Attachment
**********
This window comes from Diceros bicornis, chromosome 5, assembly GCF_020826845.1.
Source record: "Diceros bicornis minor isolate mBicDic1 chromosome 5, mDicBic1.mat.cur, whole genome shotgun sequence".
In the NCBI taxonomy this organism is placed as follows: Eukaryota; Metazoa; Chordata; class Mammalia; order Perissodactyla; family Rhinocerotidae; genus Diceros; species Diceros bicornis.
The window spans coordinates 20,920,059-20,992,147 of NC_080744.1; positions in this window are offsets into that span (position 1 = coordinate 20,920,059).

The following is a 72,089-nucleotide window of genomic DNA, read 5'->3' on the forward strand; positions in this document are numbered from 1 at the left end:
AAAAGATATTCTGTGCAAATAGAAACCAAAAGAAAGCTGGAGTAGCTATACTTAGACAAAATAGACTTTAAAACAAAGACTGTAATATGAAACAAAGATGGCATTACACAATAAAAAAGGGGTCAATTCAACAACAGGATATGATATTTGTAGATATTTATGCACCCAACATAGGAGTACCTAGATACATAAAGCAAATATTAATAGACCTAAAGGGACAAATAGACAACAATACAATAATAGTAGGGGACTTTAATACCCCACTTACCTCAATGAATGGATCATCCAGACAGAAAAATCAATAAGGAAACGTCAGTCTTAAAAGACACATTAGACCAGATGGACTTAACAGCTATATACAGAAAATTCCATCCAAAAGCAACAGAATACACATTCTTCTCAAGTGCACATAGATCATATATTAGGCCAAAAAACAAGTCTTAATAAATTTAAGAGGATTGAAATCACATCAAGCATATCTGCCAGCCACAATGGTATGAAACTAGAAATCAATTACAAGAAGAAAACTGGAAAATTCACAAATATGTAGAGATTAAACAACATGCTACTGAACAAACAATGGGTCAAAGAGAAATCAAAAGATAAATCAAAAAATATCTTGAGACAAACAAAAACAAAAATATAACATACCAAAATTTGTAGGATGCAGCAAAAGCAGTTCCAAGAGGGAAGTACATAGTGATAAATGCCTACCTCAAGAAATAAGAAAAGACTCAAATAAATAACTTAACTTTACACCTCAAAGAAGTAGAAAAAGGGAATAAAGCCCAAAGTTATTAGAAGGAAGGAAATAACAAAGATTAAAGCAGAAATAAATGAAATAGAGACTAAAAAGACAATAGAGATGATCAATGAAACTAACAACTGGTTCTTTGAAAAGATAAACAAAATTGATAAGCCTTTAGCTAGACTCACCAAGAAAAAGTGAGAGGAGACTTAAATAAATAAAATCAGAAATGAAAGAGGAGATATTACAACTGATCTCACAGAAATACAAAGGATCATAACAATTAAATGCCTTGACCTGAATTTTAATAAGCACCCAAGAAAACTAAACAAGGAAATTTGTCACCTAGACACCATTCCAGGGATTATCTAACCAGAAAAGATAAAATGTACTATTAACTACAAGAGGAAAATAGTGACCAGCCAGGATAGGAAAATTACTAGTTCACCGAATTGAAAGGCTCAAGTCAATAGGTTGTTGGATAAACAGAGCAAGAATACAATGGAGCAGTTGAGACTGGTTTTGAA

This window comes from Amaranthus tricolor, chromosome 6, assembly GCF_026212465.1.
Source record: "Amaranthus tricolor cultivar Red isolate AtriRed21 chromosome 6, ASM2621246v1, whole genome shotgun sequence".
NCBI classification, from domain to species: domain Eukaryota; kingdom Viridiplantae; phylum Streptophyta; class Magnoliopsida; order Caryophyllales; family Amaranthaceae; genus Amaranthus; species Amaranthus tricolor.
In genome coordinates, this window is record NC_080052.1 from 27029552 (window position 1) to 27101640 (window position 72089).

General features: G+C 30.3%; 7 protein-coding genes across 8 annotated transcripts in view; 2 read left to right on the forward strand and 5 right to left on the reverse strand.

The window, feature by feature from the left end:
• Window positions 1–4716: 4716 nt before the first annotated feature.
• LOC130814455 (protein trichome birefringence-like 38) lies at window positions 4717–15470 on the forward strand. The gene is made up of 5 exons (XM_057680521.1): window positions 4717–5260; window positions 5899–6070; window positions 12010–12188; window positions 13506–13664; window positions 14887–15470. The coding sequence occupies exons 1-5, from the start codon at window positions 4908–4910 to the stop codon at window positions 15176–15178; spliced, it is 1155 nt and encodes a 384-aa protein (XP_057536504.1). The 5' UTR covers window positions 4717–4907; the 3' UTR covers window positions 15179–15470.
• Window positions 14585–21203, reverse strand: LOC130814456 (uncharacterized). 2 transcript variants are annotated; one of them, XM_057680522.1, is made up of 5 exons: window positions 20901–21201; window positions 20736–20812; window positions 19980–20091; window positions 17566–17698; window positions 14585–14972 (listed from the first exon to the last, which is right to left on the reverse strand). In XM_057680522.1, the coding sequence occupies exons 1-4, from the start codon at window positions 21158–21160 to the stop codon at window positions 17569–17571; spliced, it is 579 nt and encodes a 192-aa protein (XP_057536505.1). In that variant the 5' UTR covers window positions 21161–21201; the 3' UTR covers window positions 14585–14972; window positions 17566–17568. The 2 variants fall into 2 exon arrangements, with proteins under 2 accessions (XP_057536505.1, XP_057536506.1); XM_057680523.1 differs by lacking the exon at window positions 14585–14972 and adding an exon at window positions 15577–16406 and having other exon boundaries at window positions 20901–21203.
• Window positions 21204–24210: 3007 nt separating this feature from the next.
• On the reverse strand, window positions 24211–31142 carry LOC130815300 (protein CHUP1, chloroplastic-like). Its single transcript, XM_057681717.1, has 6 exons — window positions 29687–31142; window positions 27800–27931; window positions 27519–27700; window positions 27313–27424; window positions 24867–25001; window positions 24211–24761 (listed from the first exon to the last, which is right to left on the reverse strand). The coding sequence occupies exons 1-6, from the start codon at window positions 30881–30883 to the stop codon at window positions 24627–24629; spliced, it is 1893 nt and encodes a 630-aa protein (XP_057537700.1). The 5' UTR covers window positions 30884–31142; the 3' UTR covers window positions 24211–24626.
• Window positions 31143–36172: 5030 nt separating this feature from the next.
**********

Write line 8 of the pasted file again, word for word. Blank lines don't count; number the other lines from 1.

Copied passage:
Source record: "Amaranthus tricolor cultivar Red isolate AtriRed21 chromosome 6, ASM2621246v1, whole genome shotgun sequence".